12/13 MayA total of 14 VTN Hecklers over KYUSHU during the night dropping GP bombs, Incendiary clusters and rockets started 5 fires in buildings at east side of 353 OMURA A/F, 1 fire and explosion in building area south of the A/F, 1 large oil fire north of field, and an ammunition fire and explosion south of the A/F, 4 fires in hangars and buildings at 354 OMURA Seaplane Base; 2 good fires in the ships and warehouse area south of 309 NITTAGAHARA A/F and 1 possible oil or fuel storage fire near the field; 2 good fires in groups of buildings at the NE and SE corner KOKUBU A/F; 1 large fire in building area NW of 322 KAGOSHIMA A/F; fired 1 hangar at the SE corner of 314 KANOYA A/F; and a large fire in the building area NE of 325 CHIRAN A/F.
        13/14 MayA total of 13 VTN Hecklers through the night bombed and rocketed KYUSHU airfields causing a very large fire and explosions in the Naval Air Depot at KANOYA; several fires and an explosion in the building area west of 304 OITA A/F; a fire in the building area east of 302 USA A/F; fired a hangar at the SE end of 330 IZUMI A/F; 1 large fire at west end ITAZAKE A/F; at 343 GANNOSU - 10 explosions and gasoline or oil fires believed exploding parked aircraft at the west edge of field; at 310 MIYAZAKI A/F - several small fires in the north central part of the field followed within 4-5 minutes by 24 separate large explosions; 1 enemy A/C seen taking off at MIYAZAKI disappeared in the explosion of several bombs and is believed to have been destroyed. Fires were also started in the Military Barracks SE of the A/F and 1 building was fired on the W side of the field.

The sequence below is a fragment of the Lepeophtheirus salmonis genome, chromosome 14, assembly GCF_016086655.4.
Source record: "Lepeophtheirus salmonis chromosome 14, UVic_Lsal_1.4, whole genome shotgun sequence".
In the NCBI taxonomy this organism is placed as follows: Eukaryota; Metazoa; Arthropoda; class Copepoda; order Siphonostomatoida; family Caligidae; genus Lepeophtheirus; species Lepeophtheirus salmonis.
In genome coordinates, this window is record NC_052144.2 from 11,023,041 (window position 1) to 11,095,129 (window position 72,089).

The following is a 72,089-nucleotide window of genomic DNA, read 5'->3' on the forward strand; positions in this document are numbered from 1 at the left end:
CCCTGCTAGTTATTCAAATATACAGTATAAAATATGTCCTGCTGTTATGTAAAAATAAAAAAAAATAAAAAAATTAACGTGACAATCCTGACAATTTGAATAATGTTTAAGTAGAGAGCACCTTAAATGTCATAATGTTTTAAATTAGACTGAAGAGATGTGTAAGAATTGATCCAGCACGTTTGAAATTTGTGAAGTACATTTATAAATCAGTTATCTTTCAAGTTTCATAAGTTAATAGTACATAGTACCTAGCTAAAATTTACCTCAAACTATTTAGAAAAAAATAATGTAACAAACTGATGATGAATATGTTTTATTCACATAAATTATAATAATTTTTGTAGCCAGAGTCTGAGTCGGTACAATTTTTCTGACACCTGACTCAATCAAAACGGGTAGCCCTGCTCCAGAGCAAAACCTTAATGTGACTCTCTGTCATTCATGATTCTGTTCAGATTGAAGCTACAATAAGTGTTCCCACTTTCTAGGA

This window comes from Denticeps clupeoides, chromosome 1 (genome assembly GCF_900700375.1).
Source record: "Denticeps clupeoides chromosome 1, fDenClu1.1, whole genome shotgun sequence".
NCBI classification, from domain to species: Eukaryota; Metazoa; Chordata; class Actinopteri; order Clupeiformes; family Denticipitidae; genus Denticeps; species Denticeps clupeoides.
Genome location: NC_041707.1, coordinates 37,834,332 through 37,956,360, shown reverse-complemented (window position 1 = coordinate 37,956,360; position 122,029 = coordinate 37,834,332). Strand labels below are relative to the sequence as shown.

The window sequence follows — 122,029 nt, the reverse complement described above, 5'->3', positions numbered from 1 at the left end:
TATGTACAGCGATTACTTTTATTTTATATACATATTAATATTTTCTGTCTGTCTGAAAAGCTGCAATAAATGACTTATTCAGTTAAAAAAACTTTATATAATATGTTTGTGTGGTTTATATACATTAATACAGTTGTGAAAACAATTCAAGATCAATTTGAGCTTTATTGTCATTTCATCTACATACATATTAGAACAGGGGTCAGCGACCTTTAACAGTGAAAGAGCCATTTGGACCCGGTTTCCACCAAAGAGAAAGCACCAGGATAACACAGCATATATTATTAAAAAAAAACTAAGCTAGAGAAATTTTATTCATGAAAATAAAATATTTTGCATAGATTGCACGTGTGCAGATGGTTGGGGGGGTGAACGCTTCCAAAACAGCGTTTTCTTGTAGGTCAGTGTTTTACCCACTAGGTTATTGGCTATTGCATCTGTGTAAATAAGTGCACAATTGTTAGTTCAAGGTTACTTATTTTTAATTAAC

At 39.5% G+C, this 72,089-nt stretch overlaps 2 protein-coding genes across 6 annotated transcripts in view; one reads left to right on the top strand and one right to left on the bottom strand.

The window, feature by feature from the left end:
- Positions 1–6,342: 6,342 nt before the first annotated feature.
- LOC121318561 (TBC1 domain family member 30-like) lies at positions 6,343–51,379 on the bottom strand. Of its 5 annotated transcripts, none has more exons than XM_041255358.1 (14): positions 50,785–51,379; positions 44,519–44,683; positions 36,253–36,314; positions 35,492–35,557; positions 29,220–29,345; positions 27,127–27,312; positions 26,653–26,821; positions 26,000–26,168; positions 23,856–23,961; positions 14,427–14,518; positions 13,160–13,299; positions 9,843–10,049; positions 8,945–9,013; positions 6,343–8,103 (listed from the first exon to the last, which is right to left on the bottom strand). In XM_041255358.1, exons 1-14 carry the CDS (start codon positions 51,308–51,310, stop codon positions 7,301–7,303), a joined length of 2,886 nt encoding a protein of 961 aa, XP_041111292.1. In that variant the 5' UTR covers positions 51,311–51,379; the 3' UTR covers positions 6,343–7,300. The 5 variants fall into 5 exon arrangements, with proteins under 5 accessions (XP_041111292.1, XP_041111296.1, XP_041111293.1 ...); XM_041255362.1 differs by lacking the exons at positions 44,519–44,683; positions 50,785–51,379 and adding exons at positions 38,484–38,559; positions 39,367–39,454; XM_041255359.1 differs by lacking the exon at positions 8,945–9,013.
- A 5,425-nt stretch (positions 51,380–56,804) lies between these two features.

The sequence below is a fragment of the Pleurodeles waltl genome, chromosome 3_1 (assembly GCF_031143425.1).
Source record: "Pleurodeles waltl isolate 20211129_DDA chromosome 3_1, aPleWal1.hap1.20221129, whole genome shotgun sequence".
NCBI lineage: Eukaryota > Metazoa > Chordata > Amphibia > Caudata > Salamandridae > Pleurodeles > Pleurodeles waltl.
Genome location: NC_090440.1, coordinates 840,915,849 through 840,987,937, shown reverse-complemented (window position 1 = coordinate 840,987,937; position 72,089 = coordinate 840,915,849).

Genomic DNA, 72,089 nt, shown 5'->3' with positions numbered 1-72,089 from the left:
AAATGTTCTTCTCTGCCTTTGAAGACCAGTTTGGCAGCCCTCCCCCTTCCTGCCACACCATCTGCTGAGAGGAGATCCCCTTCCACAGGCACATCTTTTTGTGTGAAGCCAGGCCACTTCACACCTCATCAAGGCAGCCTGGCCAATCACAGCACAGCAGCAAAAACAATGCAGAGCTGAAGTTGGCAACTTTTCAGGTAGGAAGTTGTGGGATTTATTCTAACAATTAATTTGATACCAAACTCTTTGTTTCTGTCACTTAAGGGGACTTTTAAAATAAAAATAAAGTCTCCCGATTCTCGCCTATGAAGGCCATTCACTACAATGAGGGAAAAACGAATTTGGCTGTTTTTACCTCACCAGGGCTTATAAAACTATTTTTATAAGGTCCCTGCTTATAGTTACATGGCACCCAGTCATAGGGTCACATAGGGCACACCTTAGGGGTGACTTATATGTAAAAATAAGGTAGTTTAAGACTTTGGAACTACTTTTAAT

14 MayAfter daylight VFN strafed and damaged at least 4-6 S/E and 1 T/E aircraft of 25 S/E and 2 T/E seen at 161 KOCHI A/F, south SHIKOKU. Many hits were observed on the parked planes but none smoked or flamed. On the west shore of URADOKO east of NAGAHAMA, a factory was strafed heavily and left smoking badly in the center section. A nearby barracks was also heavily strafed with unobserved results.
        NOTE:All bombing and rocket attacks covered in this report were made during darkness, principally by VTN on Heckler missions whose primary objective was to harass the enemy and deny to him the use of his airfields at night and prevent him from "getting set" for the mounting of heavy organized air strikes against our forces at dawn. Complete or accurate assessment of damage thus inflicted at night is not possible even when flare illumination is employed. Claims of damage are of necessity based on pilot and aircrewman observation and have been set forth above only when positive visual evidence was discernable. Unquestionably other damage than that accomplished by the setting of fires at these targets was also inflicted upon enemy installations but cannot be evaluated.
    5. VFN Dawn and Dusk Patrols over Target.

      Dawn and Dusk Target CAPS were regularly programmed to cover KIKAI SHIMA - AMAMI O SHIMA area usually with flights of 4 VFN on each mission. These missions were principally flown for the purpose of preventing the enemy from possibly "staging in" aircraft from KYUSHU to either 403 WAN or 421 SHITOOKE airfields on KIKAI during the hours of darkness and with which he might strike our landing support forces off OKINAWA or Task Force 58 operating to eastward.